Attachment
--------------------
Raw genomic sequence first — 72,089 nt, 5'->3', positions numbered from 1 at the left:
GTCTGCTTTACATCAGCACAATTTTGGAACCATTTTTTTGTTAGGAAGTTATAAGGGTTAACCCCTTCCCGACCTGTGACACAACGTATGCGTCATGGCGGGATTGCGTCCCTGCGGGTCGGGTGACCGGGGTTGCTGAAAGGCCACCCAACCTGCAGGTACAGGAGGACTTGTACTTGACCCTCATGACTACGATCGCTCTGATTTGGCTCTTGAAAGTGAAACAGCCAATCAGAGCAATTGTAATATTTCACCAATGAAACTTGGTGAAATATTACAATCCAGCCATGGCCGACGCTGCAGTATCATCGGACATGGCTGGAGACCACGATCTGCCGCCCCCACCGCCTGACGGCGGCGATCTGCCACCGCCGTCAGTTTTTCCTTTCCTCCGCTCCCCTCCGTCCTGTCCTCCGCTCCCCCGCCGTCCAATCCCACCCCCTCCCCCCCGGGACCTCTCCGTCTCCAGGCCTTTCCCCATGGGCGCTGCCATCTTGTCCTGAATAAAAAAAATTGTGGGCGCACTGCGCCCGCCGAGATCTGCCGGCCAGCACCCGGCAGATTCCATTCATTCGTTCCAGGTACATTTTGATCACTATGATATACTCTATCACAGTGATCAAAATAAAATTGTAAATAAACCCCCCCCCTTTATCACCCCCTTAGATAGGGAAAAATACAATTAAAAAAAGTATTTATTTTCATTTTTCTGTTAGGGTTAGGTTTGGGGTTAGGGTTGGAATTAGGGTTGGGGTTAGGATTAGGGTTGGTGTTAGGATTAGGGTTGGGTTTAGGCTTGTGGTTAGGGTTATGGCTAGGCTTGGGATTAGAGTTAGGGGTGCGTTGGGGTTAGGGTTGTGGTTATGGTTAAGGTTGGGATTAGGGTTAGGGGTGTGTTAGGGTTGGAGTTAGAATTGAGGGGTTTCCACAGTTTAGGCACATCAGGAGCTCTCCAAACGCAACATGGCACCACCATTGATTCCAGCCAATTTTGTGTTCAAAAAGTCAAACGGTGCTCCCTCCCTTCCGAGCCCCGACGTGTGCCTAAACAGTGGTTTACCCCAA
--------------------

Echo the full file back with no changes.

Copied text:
Raw genomic sequence first — 72,089 nt, 5'->3', positions numbered from 1 at the left:
GTCTGCTTTACATCAGCACAATTTTGGAACCATTTTTTTGTTAGGAAGTTATAAGGGTTAACCCCTTCCCGACCTGTGACACAACGTATGCGTCATGGCGGGATTGCGTCCCTGCGGGTCGGGTGACCGGGGTTGCTGAAAGGCCACCCAACCTGCAGGTACAGGAGGACTTGTACTTGACCCTCATGACTACGATCGCTCTGATTTGGCTCTTGAAAGTGAAACAGCCAATCAGAGCAATTGTAATATTTCACCAATGAAACTTGGTGAAATATTACAATCCAGCCATGGCCGACGCTGCAGTATCATCGGACATGGCTGGAGACCACGATCTGCCGCCCCCACCGCCTGACGGCGGCGATCTGCCACCGCCGTCAGTTTTTCCTTTCCTCCGCTCCCCTCCGTCCTGTCCTCCGCTCCCCCGCCGTCCAATCCCACCCCCTCCCCCCCGGGACCTCTCCGTCTCCAGGCCTTTCCCCATGGGCGCTGCCATCTTGTCCTGAATAAAAAAAATTGTGGGCGCACTGCGCCCGCCGAGATCTGCCGGCCAGCACCCGGCAGATTCCATTCATTCGTTCCAGGTACATTTTGATCACTATGATATACTCTATCACAGTGATCAAAATAAAATTGTAAATAAACCCCCCCCCTTTATCACCCCCTTAGATAGGGAAAAATACAATTAAAAAAAGTATTTATTTTCATTTTTCTGTTAGGGTTAGGTTTGGGGTTAGGGTTGGAATTAGGGTTGGGGTTAGGATTAGGGTTGGTGTTAGGATTAGGGTTGGGTTTAGGCTTGTGGTTAGGGTTATGGCTAGGCTTGGGATTAGAGTTAGGGGTGCGTTGGGGTTAGGGTTGTGGTTATGGTTAAGGTTGGGATTAGGGTTAGGGGTGTGTTAGGGTTGGAGTTAGAATTGAGGGGTTTCCACAGTTTAGGCACATCAGGAGCTCTCCAAACGCAACATGGCACCACCATTGATTCCAGCCAATTTTGTGTTCAAAAAGTCAAACGGTGCTCCCTCCCTTCCGAGCCCCGACGTGTGCCTAAACAGTGGTTTACCCCAA